act of choosing makes all of us, children included, feel powerful
and in control of our lives. This is particularly true for your child.
It's important for her self-esteem and for her development that she
learn to make decisions in situations where she has some control and
to learn to accept those situations where there is no choice.
NO CHOICE SITUATIONS
There are situations where your child has absolutely no say in the
decision-making process. These include all of those related to health
and safety. "You must wear a snowsuit and boots outside on a
snowy day because, if you don't, you may get sick "You may not
play with that knife because you could cut yourself."
There are many times when your child will have no choice about coming
or going. "We have to stay home this weekend." This is non-negotiable;
but you can soften the blow by adding, "But, I want you to choose
a game for the whole family to play on Saturday," or "We
will bake a cake together and you can choose the flavor."
There are also times when you are just too rushed or feel too pressured
to take time to discuss choices. Be firm and be sure to state a reason
for your choice. "I know you wanted to go to the zoo today, but
we're going to the playground instead. I promised Billy's mom we would
meet them there this morning." Then change the subject. It's
pointless to go on and on with explanations and excuses when you know
that you won’t change your decision. Your child should begin
to realize that she cannot have input into every situation.
Be sure to explain the reasons for your decision. This introduces
your child to an important thinking skill--cause and effect. Often
young children act and react without thinking about the results of
their actions. It is so important that you help your child think about
each result. Just saying, "Because I said so" may be a convenient
excuse, but all you are really teaching your child is that "might
makes right." She will sense the difference when you fail to
give an understandable excuse.
You can introduce your child to the skill of decision-making by offering
her choices from a limited number of possibilities. Often, you will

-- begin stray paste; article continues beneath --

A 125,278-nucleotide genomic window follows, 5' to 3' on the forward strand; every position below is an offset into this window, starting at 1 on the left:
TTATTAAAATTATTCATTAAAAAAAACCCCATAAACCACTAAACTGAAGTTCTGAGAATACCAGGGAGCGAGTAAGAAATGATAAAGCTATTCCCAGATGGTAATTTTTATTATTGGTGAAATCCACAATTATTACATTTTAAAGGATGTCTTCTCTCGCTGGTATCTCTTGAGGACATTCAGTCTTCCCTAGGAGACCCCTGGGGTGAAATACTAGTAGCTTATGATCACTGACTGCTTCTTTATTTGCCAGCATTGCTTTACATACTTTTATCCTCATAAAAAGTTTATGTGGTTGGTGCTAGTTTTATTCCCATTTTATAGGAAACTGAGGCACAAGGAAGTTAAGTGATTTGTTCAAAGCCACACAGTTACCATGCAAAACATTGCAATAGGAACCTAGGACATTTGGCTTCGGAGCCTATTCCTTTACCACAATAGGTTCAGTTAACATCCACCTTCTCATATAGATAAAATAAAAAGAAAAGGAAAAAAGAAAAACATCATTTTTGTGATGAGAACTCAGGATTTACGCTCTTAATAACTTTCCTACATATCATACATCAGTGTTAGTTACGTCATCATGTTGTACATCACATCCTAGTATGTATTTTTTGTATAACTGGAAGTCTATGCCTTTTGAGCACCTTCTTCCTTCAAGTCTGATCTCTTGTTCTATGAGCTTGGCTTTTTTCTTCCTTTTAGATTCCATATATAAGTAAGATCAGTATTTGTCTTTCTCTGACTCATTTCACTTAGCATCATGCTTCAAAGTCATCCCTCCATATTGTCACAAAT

have to guide her in making the best choice. It may mean helping her
try out various activities before she finds the one that is most enjoyable
or the one that works best. Always encourage your child to tell you
why she made the choice she did. "I'll go on the swing now because
I want to feel like a bird flying."
Everyday is full of opportunities for your child to make choices as
long as you set limits--toys to play with, books to read, breakfast
cereals, afternoon snacks, clothing, weekend excursions, rainy day
projects, holiday decorations to make. "We can go to the zoo
or on a picnic, but it is such a lovely day that we are going outside."
If you find your child taking forever to make up her mind about a
decision, you can help her make a decision. "You may choose carrot
sticks or raisins to put in the picnic basket, or I will choose one
for you." Children are sometimes relieved NOT to have to make
When your child is feeling comfortable with the idea of limited choices,
you can introduce the idea of having an unlimited choice. This is
not as freewheeling as it sounds, and again, it provides practice
in important thinking skills for your child. You can tell your child
to choose any color blouse she wants to wear or draw anything on a
blank piece of paper or pick up any leaves that have fallen to the
ground in your yard. Some children enjoy the feeling of power and
control that comes with these unlimited choices; others may feel uncomfortable
without some direction from you. Know your child and, if necessary,
work up to this slowly..